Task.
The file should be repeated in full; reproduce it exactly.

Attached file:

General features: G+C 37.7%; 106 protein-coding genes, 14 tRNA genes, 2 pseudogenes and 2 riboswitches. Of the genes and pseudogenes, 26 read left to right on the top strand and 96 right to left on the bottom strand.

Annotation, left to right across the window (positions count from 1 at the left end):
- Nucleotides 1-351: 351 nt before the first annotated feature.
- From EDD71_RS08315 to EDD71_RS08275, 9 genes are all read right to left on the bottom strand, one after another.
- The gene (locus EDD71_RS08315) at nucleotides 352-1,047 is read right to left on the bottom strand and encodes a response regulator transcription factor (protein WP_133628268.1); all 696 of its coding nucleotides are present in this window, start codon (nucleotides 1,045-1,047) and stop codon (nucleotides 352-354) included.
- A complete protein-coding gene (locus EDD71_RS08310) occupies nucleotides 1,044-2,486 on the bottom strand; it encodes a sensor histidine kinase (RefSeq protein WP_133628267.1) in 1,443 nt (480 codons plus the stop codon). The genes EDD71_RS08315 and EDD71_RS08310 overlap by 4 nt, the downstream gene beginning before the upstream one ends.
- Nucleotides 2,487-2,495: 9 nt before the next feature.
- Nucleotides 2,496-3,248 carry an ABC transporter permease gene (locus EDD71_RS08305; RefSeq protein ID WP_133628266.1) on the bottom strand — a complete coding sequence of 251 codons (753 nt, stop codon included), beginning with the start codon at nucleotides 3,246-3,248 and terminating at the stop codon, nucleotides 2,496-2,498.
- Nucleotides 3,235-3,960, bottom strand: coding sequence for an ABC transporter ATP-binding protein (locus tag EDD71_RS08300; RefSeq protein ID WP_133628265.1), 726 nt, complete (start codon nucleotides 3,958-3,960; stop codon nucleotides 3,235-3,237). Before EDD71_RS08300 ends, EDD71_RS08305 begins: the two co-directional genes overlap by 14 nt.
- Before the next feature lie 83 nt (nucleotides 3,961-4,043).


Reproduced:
General features: G+C 37.7%; 106 protein-coding genes, 14 tRNA genes, 2 pseudogenes and 2 riboswitches. Of the genes and pseudogenes, 26 read left to right on the top strand and 96 right to left on the bottom strand.

Annotation, left to right across the window (positions count from 1 at the left end):
- Nucleotides 1-351: 351 nt before the first annotated feature.
- From EDD71_RS08315 to EDD71_RS08275, 9 genes are all read right to left on the bottom strand, one after another.
- The gene (locus EDD71_RS08315) at nucleotides 352-1,047 is read right to left on the bottom strand and encodes a response regulator transcription factor (protein WP_133628268.1); all 696 of its coding nucleotides are present in this window, start codon (nucleotides 1,045-1,047) and stop codon (nucleotides 352-354) included.
- A complete protein-coding gene (locus EDD71_RS08310) occupies nucleotides 1,044-2,486 on the bottom strand; it encodes a sensor histidine kinase (RefSeq protein WP_133628267.1) in 1,443 nt (480 codons plus the stop codon). The genes EDD71_RS08315 and EDD71_RS08310 overlap by 4 nt, the downstream gene beginning before the upstream one ends.
- Nucleotides 2,487-2,495: 9 nt before the next feature.
- Nucleotides 2,496-3,248 carry an ABC transporter permease gene (locus EDD71_RS08305; RefSeq protein ID WP_133628266.1) on the bottom strand — a complete coding sequence of 251 codons (753 nt, stop codon included), beginning with the start codon at nucleotides 3,246-3,248 and terminating at the stop codon, nucleotides 2,496-2,498.
- Nucleotides 3,235-3,960, bottom strand: coding sequence for an ABC transporter ATP-binding protein (locus tag EDD71_RS08300; RefSeq protein ID WP_133628265.1), 726 nt, complete (start codon nucleotides 3,958-3,960; stop codon nucleotides 3,235-3,237). Before EDD71_RS08300 ends, EDD71_RS08305 begins: the two co-directional genes overlap by 14 nt.
- Before the next feature lie 83 nt (nucleotides 3,961-4,043).